U.S. crude stockpiles fall sharply in week prior to snow storms -EIA
U.S. crude oil stockpiles fell sharply to their lowest since March as exports jumped in the week before a deadly cold snap hit major energy-producing areas of the United States, the Energy Information Administration said on Thursday.
Crude inventories fell by 7.3 million barrels in the week to Feb. 12, compared with analysts’ expectations for a decrease of 2.4 million barrels. At 461.8 million barrels, stocks nationwide are the lowest since March.
The decline was driven by a sharp decline at the Cushing, Oklahoma, delivery hub for U.S. crude futures, where inventories fell by 3 million barrels to about 45 million barrels, also their lowest since March, EIA said.
The data covers a period that ended Friday, so just before blistering cold and snow hit most of Texas, New Mexico and other big energy producing areas, shuttering millions of barrels of production and refining output.
Next week’s release is likely to show the effects of the storms and just how extensive the shut-ins were. Depending on the extent of damage, production could be impaired for several weeks in major shale regions like the Permian Basin in Texas and New Mexico.
“I think crude inventories overall will build significantly because barrels are being backed up in the system and seeing low demand from the refiners,” said John Kilduff, partner at Again Capital in New York.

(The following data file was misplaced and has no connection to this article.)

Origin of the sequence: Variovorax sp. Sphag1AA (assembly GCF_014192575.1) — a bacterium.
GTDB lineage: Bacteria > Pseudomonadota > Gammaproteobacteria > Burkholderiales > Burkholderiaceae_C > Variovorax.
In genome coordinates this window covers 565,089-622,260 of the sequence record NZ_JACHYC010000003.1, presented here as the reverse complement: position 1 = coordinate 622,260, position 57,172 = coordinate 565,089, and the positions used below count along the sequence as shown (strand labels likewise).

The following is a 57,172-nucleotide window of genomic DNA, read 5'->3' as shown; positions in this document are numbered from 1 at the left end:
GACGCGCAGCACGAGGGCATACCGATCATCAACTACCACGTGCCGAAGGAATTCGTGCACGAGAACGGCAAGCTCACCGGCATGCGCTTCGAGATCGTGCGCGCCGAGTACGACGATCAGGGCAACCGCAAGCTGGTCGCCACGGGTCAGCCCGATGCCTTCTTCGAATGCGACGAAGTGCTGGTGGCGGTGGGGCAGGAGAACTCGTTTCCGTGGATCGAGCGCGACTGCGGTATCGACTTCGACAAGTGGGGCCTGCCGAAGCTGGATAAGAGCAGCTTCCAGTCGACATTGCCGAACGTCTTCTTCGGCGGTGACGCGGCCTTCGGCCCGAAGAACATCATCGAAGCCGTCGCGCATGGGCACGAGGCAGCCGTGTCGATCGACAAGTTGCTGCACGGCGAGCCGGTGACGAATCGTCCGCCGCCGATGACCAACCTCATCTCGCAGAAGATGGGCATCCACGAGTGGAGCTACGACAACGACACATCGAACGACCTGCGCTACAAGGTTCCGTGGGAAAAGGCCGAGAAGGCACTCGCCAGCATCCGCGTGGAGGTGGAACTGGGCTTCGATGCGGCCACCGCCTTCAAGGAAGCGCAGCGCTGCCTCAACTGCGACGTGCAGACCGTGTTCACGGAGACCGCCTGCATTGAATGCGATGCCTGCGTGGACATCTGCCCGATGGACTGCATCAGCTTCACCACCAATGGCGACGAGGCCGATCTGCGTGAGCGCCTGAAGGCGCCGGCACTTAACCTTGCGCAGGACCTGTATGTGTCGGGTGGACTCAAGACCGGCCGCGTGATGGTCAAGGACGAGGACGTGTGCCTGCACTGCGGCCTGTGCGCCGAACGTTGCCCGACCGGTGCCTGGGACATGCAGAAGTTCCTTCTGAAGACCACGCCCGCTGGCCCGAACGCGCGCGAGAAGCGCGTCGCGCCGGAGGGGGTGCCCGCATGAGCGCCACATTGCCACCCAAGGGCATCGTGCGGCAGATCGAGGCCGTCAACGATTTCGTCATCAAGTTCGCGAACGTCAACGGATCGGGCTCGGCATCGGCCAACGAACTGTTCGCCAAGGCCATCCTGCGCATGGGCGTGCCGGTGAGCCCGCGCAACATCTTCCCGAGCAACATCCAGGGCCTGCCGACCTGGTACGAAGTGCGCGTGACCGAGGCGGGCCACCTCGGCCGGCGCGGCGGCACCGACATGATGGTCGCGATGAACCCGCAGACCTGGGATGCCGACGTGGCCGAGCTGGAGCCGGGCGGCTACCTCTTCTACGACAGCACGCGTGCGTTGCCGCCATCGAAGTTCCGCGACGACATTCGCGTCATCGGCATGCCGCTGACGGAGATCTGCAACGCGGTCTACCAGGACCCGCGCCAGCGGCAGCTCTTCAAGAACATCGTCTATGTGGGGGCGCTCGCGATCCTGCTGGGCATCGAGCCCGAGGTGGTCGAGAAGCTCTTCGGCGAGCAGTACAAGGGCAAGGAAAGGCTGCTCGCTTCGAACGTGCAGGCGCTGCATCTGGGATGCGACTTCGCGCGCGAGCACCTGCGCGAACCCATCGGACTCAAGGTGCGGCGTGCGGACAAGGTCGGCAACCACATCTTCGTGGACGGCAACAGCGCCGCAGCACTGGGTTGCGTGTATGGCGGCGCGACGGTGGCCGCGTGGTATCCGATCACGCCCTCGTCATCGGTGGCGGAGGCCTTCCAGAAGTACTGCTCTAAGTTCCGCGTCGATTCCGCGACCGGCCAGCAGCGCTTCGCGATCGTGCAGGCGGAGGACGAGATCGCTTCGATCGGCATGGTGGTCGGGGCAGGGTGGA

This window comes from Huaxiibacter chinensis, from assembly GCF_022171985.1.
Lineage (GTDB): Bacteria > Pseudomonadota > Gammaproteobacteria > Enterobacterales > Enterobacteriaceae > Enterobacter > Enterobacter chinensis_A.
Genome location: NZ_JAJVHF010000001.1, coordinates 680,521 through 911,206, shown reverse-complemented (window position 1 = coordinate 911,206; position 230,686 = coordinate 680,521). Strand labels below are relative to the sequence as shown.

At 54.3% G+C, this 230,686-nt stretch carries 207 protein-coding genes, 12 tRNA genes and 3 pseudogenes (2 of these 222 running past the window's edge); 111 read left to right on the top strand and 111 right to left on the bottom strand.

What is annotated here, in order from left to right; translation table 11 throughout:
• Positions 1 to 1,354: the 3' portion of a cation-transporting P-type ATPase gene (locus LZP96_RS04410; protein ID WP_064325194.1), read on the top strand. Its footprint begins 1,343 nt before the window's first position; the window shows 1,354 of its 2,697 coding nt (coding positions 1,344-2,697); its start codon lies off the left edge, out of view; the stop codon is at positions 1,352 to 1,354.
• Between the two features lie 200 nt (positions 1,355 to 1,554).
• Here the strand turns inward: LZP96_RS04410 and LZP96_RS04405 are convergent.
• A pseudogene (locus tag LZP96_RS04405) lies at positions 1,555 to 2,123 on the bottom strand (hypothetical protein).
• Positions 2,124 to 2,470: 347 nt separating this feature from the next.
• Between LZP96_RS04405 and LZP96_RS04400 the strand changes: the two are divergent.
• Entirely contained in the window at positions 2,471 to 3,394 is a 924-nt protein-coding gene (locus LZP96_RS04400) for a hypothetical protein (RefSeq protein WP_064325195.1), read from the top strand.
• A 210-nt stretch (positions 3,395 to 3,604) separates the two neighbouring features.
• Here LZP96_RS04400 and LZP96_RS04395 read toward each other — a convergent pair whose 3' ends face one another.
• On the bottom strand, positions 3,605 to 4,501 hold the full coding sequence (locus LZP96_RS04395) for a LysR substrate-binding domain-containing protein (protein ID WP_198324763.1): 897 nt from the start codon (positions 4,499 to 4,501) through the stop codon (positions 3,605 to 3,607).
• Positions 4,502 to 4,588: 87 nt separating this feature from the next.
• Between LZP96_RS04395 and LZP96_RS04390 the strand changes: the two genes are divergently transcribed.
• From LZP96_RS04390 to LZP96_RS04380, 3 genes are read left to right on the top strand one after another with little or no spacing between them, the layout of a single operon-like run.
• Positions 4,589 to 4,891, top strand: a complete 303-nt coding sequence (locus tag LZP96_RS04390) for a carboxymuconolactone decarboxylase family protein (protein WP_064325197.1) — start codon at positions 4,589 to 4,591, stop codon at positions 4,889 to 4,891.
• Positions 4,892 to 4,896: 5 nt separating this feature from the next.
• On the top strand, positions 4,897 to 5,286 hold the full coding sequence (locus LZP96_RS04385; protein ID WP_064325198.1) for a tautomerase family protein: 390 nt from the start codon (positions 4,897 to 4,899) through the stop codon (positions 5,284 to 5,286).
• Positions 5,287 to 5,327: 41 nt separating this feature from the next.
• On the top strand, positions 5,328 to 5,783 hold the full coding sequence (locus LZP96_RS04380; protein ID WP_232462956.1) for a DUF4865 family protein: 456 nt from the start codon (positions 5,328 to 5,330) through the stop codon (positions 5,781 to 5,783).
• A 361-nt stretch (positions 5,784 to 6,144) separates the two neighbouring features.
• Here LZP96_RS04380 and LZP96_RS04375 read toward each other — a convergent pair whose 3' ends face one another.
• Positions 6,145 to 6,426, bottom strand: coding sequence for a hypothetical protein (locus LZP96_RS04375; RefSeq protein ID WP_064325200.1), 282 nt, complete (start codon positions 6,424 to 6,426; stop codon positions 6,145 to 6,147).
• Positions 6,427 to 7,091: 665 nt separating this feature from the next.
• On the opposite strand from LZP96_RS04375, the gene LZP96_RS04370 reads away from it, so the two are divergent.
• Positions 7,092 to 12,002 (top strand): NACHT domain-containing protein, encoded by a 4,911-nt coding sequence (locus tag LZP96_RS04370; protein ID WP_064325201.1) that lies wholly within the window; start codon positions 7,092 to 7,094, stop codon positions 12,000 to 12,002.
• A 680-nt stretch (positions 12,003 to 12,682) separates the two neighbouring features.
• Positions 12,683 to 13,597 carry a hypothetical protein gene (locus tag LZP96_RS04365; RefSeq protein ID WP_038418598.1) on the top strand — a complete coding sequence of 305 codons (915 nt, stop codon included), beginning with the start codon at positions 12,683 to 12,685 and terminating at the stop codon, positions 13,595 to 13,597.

In the week, crude production dipped to 10.8 million barrels per day from 11 million bpd. Weekly output figures are volatile and subject to adjustments from the EIA, but analysts expect that figure to fall sharply next week.
Net U.S. crude imports fell last week by 1.2 million bpd. Overall imports were steady, but exports rose dramatically to 3.9 million bpd, their highest since March. In the most recent week, however, the Houston ship channel has been closed, so both imports and exports are likely to fall.
Refiner utilization inched up 0.1 percentage point but at 83.1%, it was at its highest since March.
Gasoline stocks rose by 672,000 barrels, compared with analysts’ expectations in a Reuters poll for a 1.4 million-barrel gain.
Distillate stockpiles, which include diesel and heating oil, fell by 3.4 million barrels, versus expectations for a 1.6 million-barrel drop, the EIA data showed.
Oil prices were little changed after the data. U.S. crude futures were up 12 cents to $61.26 a barrel while Brent rose 9 cents to $64.43 a barrel as of 11:44 a.m. EST (1644 GMT).
Source: Reuters (Reporting By David Gaffen; Editing by Marguerita Choy)